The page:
1887

Abstract

The DnaA protein is the bacterial initiator of replication at a unique chromosomal site, . It is present in all bacterial species and has a conserved structure with four domains. The structures of domains I and III–IV have been solved recently for some bacterial species, and the molecular process leading to the initiation event has been investigated in detail. On the other hand, domain II appears to have no rigid structure and is assumed to be a flexible linker connecting the N-terminal domain I and the C-terminal domains III–IV. It differs significantly in length and amino acid sequence among bacterial species. Whether or not domain II has any function(s) to initiate replication is unknown. The precise borders at both of its ends as well as its essential portions for cell viability are also unknown. In this study, we introduced systematic deletions into the domain II region on the chromosomal gene of and examined their effect on cell physiology. Stretches of 30–36 consecutive amino acid residues could be deleted from various portions between the 78th and the 136th residues without affecting cell viability. We propose that domain II of DnaA is from the 79th to the 135th residues and at least 21–27 residues are required as a spacer to keep domains I and III–IV in the correct positions.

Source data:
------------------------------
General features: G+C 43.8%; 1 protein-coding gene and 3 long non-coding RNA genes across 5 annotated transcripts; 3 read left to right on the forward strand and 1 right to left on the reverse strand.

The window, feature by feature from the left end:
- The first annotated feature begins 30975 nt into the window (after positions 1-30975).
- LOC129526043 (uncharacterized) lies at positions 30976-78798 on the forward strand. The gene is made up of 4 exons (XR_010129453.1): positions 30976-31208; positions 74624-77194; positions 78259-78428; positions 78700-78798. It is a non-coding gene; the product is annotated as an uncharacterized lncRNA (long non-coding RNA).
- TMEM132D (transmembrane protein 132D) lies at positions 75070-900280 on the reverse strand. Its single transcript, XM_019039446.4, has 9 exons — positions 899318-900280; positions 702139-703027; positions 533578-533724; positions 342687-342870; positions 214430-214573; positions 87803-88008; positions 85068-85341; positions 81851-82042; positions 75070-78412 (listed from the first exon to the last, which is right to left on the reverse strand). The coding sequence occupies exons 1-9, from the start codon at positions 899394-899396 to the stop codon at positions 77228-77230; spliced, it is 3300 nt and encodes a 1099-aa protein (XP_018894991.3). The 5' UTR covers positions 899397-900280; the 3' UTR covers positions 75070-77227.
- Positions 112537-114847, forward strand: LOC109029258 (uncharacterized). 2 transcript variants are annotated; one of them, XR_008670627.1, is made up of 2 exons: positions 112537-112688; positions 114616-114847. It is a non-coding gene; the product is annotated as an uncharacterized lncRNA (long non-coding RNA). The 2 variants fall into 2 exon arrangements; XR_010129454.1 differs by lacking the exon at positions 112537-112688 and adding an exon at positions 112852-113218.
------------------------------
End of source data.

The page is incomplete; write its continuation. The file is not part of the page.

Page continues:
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2008-11-01
2019-11-19
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